In 1992 I went to El Salvador with a film crew. We were at an archeology site called Joya de Cerin which was a Mayan village perfectly preserved in volcanic ash much like Pompeii. While taking a break from doing extra sound recording, I noticed a particularly vocal bird the locals called a clariniño. I was impressed by its range of vocabulary and in an attempt to imitate it, I picked a thick blade of grass which placed between my hands and blew on it. The clariniño responded immediately. Then for over half an hour we conversed with each other, each imitating the other. Many people at the site commented with amazement on our conversation.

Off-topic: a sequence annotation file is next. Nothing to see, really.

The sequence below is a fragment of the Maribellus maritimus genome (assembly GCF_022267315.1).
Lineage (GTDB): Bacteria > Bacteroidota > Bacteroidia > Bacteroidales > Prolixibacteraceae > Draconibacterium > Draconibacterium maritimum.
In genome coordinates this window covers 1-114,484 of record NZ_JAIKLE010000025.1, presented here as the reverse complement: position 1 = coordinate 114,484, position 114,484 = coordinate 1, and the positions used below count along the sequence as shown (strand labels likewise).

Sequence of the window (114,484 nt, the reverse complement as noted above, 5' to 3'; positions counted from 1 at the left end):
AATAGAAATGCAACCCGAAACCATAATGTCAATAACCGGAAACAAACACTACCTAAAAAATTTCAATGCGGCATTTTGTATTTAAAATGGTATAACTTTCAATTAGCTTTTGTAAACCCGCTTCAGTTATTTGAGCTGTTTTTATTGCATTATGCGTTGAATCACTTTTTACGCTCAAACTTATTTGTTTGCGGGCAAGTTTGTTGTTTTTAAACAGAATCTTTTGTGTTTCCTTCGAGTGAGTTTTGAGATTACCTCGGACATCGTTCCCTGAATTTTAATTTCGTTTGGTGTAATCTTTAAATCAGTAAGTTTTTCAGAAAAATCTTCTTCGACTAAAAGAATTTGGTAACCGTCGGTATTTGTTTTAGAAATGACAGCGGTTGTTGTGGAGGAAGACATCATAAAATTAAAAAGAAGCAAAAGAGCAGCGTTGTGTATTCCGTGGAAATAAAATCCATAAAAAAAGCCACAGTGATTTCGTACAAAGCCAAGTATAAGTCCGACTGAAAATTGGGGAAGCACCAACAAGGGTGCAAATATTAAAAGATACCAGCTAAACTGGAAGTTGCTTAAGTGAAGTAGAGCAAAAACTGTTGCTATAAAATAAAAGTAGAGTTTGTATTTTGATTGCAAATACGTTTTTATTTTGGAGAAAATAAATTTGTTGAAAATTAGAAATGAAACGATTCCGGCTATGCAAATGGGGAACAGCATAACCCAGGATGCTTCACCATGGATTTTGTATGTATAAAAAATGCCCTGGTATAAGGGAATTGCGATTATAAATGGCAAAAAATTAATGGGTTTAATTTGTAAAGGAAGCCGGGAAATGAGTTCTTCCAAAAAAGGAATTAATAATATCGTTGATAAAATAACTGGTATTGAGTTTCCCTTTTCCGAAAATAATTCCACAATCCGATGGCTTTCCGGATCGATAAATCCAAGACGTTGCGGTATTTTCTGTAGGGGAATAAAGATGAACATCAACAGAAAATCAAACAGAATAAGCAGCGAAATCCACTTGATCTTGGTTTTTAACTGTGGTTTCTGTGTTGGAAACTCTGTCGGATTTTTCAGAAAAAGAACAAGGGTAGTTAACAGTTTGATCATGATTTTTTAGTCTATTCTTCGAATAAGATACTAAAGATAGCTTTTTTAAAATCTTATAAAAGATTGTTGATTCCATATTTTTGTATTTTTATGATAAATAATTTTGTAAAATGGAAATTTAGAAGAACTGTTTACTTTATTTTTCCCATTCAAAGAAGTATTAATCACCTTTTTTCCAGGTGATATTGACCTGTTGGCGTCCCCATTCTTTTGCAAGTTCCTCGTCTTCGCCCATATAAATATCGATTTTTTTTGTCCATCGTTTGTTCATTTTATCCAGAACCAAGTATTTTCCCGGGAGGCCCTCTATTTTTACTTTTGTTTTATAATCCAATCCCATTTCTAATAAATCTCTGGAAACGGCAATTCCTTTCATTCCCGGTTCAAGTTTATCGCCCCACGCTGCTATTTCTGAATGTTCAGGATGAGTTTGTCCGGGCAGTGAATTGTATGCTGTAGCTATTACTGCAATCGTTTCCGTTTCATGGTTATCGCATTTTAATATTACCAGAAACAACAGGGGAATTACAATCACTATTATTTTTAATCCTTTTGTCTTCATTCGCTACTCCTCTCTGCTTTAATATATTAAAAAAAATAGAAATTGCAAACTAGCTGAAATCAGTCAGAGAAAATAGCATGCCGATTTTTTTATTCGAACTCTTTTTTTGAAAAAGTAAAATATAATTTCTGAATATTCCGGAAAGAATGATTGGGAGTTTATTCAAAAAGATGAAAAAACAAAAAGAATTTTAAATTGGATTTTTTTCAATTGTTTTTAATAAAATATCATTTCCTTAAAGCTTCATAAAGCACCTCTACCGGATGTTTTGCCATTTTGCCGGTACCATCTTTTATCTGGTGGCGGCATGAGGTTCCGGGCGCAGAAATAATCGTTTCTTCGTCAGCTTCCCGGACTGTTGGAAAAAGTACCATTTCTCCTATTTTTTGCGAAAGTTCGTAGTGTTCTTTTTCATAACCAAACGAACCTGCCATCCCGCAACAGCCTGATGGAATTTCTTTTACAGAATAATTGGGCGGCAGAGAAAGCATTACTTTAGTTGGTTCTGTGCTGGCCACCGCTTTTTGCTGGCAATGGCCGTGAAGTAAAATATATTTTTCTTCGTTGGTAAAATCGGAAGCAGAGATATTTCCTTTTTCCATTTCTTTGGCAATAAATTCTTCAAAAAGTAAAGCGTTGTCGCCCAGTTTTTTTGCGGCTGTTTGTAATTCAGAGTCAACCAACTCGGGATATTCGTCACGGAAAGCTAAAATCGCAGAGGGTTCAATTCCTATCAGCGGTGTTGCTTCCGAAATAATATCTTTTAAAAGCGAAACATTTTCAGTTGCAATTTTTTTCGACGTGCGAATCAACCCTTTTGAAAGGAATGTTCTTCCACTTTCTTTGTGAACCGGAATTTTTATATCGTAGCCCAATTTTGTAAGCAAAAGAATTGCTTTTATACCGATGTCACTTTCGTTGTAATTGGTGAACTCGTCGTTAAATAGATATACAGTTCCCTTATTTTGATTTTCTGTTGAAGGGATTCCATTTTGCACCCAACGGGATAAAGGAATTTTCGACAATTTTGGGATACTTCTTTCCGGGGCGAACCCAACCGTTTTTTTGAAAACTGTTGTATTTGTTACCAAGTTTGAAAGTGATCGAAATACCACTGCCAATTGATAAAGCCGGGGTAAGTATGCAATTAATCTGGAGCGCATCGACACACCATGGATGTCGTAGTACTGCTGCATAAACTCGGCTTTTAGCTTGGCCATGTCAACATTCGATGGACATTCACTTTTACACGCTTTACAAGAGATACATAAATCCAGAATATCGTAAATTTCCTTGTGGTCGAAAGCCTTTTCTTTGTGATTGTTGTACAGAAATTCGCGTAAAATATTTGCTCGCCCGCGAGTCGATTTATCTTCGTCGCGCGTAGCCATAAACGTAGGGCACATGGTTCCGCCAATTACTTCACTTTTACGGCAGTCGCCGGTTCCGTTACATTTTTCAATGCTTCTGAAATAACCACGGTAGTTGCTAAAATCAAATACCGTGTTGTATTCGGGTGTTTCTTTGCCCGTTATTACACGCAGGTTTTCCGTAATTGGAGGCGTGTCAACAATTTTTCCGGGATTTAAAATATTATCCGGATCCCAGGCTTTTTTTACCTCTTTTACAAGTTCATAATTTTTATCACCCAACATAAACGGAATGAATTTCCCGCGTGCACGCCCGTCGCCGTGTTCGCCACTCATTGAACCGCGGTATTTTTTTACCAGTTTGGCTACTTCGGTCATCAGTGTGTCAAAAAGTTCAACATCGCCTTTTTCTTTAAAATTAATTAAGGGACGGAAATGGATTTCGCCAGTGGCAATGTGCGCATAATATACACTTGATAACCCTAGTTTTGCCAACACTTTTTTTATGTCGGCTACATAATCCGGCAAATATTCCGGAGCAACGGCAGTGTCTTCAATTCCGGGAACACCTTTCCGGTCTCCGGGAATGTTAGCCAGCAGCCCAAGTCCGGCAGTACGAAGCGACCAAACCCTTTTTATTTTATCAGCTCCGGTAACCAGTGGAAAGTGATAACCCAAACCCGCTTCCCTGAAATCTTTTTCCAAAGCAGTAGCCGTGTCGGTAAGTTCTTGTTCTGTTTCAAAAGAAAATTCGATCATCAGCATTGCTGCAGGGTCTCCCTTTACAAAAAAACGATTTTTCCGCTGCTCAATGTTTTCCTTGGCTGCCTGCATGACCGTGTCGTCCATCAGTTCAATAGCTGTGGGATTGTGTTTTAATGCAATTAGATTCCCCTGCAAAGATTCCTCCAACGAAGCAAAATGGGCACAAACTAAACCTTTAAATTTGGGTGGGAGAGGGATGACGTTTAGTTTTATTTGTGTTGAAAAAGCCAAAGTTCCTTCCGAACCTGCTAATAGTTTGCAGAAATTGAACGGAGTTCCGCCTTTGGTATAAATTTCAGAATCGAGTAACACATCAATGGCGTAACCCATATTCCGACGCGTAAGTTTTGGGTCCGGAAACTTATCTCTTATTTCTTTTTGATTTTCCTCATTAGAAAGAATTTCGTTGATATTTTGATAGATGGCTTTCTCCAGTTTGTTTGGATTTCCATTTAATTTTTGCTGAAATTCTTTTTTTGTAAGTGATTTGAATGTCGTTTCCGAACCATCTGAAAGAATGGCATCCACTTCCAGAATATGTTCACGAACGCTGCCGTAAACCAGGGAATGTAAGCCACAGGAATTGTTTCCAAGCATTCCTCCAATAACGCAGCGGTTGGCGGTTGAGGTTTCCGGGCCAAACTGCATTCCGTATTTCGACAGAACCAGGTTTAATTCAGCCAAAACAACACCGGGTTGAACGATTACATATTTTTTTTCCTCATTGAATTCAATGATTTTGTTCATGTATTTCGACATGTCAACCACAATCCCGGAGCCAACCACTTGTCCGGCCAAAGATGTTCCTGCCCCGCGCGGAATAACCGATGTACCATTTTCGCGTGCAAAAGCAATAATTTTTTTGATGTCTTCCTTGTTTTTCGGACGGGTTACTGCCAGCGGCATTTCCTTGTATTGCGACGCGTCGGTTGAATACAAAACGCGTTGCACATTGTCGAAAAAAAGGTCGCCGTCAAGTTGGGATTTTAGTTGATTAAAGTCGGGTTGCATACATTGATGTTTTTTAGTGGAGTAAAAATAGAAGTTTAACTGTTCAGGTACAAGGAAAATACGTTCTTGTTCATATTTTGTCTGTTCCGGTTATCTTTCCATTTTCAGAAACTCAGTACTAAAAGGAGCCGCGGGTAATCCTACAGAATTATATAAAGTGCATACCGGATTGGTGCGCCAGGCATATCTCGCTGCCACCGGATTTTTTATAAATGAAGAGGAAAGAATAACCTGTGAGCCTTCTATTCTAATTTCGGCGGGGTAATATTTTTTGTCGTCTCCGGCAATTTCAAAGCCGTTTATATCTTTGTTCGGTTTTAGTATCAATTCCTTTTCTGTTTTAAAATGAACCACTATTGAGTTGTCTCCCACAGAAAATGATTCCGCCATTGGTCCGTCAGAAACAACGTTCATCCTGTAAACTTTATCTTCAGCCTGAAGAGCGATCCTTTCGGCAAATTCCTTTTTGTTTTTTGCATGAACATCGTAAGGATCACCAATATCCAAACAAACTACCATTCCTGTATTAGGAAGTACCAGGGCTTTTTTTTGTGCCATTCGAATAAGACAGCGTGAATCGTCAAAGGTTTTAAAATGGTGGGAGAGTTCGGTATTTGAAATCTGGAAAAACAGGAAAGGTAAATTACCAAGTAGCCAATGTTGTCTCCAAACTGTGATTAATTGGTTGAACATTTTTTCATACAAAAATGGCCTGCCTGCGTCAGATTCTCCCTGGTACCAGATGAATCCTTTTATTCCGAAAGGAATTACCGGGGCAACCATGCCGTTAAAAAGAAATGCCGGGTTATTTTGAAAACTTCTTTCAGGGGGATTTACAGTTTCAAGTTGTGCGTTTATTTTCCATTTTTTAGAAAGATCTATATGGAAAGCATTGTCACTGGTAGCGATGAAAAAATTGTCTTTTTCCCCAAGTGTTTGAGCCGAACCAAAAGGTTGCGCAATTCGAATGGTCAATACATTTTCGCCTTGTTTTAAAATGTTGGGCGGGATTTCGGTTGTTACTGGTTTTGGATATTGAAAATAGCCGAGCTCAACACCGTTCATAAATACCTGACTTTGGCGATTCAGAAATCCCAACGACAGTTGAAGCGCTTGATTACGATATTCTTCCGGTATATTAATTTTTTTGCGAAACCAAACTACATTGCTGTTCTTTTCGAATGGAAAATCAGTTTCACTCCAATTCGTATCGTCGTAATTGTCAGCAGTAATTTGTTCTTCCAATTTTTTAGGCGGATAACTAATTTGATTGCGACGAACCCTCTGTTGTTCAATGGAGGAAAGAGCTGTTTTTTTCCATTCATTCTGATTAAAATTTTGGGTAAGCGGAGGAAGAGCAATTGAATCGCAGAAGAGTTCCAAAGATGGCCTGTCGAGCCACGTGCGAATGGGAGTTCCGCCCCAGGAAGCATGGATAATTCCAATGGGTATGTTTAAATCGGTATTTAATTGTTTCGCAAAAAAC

Later I asked one of the American archeologists if there were any reed, or reed type, instruments found at the site, and he replied that only clay flutes were found and that reed type instruments were unknown. I asked if the clariniño was present at the time and he said yes. I said that if that were so, then there had to be some kind of instrument that could copy the clariniño, as it couldn’t be copied by a voice or flute. Human nature was far too imitative and the Mayans too superstitious to not make one. He found my comments interesting and said that he would keep an eye out for something. This I took half seriously but was amused to hear of an archeologist state in a lecture a while later, that there was new evidence to suggest that there were reed style wind instruments in Mayan times!

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